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By Jack Copeland, NCAA News
It wasn't surprising when Myles Brand, in his first speech as the NCAA's new leader in 2003, declared that "presidential control of intercollegiate athletics is essential." After all, he owed his own selection for the job to presidents' recently won control of the Association's governance structure.
Brand, however, did more than say how things should be. He developed mechanisms for encouraging presidents not only to practice control over athletics operations but also to provide leadership in establishing a proper place for sports in the academic missions of universities and colleges.
By virtue of his own experiences as a president at major academic institutions, Brand could capture colleagues' attention in a way that none of his predecessors all athletics administrators ever could have hoped to do.
"I think that probably Myles Brand, because he's widely known in that community of presidents and chancellors, may be effective in demonstrating to all of us the value of direct presidential involvement in the governance of the NCAA," Kansas Chancellor Robert Hemenway, at the time chair of the Division I Board of Directors, told The NCAA News following Brand's selection in late 2002.
"He has changed the audience to which he can deliver his message," Bob Bowlsby, then director of athletics at Iowa and currently athletics director at Stanford, told USA Today in 2005. "Presidents listen to him, and I'm not sure, going back to Walter Byers, that presidents necessarily listened to the executive director or the (NCAA) president in quite the same way."
However, Brand made clear in his first speech to the Association's membership during the 2003 NCAA Convention that presidents must exercise not only control over the national organization's operations but also leadership in preserving what he soon would term a "collegiate model" for athletics a presidential role that he saw being distinct from control.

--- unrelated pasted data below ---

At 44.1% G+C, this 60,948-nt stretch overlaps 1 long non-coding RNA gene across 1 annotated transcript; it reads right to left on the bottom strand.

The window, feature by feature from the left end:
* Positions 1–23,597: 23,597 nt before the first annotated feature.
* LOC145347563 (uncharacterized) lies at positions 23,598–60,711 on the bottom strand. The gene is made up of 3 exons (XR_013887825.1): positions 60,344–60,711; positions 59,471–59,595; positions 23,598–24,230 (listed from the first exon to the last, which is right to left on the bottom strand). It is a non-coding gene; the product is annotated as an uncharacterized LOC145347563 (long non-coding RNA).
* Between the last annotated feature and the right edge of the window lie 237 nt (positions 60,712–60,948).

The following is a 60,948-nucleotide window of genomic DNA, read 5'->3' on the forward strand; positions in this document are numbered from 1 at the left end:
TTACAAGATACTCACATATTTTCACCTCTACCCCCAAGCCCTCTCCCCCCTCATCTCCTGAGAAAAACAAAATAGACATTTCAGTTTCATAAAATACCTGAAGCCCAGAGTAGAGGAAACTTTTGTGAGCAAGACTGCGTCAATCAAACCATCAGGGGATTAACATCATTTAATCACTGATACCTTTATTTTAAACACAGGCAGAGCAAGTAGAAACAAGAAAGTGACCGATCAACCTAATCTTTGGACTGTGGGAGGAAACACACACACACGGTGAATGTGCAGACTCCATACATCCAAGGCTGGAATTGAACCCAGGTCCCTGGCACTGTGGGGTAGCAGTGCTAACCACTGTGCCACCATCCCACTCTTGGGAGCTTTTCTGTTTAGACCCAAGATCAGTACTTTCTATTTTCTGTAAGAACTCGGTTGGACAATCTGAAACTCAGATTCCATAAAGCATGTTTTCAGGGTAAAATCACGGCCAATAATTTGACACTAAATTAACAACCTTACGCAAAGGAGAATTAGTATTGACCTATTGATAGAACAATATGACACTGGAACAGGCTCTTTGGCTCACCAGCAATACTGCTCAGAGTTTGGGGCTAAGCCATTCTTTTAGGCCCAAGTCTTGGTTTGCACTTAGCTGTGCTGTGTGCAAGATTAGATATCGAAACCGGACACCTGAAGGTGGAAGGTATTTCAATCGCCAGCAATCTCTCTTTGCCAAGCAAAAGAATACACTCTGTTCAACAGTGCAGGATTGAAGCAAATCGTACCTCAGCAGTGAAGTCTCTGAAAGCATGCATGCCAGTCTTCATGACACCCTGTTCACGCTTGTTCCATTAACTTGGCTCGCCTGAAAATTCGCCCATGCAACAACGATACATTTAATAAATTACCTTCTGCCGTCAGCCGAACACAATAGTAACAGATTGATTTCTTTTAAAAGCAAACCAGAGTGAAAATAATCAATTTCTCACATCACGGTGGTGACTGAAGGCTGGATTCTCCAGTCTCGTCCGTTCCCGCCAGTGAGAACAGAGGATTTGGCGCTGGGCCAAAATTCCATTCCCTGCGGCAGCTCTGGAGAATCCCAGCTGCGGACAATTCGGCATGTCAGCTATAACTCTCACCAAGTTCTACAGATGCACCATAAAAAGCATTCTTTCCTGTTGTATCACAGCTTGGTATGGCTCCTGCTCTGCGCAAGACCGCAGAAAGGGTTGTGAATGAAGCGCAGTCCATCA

"University and college presidents are in the best position to provide institutional leadership, while taking into account the perspectives of student-athletes, coaches, fans, faculty members and governing boards," he said in articulating presidential control as a key principle for achieving reform of and advocacy for college sports.
"When missteps in athletics programs occur, universities are open to criticism, and the presidents are the ones on the front line," he continued. "I know because I have been there. It is presidents who have the ultimate responsibility for setting standards and ensuring that these standards are followed. The NCAA should make every possible effort to assist presidents in carrying out these responsibilities."
He set about providing such support, in ways large and small, from his first days in office.
Three months after the 2003 Convention, he asked the NCAA Executive Committee to approve a pilot, voluntary orientation program for newly appointed campus presidents and chancellors, in which a current or former university president would visit a campus not only to explain the operations of the NCAA but to offer counsel on ways to manage athletics issues on campus.
"The program will provide an opportunity to emphasize the importance of presidential participation in the NCAA and garner support for the NCAA's advocacy and reform agenda," he told the committee in his proposal.
The program continues today to provide a valued resource for recently appointed presidents at NCAA member institutions.
More visibly, campus executives regularly have been tapped by Brand to lead task forces that have addressed key issues in intercollegiate athletics. Doing so put presidents in visible leadership roles, tackling the most pressing problems facing college sports.
"Presidential leadership, which is not the same as presidential control, adds vision and strategic direction, and does so in a way that engages the many constituents to find a solution that works for all," Brand said in announcing the creation in 2005 of the Presidential Task Force on the Future of Division I Intercollegiate Athletics. That group, composed entirely of presidents, ultimately produced recommendations for achieving fiscal responsibility in athletics, supporting academic standards, providing presidential leadership on campuses, and championing student-athlete well-being.
During his NCAA presidency, Brand made clear that he wouldn't be satisfied serving as a voice for presidents. He moved quickly to build platforms from which they could speak more effectively for themselves.